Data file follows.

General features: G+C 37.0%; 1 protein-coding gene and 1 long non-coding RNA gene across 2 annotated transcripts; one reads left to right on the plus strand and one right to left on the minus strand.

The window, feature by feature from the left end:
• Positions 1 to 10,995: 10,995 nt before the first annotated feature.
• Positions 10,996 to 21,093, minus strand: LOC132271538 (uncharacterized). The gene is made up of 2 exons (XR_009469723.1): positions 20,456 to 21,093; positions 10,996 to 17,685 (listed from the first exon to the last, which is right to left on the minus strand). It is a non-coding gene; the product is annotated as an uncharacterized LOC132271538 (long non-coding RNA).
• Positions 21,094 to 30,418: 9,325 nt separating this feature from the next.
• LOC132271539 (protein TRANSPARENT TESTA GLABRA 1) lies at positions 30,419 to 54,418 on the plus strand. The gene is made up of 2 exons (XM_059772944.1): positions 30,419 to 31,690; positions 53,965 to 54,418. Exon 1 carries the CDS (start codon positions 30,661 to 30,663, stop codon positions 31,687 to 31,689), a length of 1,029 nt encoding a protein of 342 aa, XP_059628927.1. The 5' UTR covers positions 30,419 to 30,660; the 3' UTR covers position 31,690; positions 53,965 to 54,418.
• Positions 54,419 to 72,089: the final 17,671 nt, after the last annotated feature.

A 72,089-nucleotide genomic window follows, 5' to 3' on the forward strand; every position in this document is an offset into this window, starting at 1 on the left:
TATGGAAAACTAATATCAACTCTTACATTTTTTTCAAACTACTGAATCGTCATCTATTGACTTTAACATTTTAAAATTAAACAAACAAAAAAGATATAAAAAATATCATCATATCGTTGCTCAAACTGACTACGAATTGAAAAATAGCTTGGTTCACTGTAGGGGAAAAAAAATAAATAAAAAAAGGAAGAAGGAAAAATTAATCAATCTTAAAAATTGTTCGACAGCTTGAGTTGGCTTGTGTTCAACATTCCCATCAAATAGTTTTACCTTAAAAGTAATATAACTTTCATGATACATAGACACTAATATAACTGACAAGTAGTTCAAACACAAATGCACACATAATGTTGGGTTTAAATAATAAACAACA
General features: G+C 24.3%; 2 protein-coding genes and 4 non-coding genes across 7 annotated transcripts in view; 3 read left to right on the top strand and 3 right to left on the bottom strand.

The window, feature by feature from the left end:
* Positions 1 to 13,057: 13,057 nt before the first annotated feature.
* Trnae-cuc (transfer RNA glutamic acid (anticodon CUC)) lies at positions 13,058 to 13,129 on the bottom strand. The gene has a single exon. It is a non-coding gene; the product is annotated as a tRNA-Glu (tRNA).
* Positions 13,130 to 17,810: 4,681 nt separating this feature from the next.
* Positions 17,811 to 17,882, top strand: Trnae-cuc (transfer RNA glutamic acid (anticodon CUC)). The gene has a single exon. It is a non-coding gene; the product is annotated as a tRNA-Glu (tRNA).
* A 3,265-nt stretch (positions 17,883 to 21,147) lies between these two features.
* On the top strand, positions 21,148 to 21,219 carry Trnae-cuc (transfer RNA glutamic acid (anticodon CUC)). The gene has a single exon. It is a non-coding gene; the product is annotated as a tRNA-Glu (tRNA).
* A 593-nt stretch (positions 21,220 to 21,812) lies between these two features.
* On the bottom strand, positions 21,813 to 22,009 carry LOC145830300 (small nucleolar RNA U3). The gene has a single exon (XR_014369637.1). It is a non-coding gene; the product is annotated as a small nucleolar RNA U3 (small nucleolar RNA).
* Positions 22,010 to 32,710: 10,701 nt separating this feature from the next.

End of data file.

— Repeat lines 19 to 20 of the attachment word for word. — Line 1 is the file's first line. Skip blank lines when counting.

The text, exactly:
* On the bottom strand, positions 21,813 to 22,009 carry LOC145830300 (small nucleolar RNA U3). The gene has a single exon (XR_014369637.1). It is a non-coding gene; the product is annotated as a small nucleolar RNA U3 (small nucleolar RNA).
* Positions 22,010 to 32,710: 10,701 nt separating this feature from the next.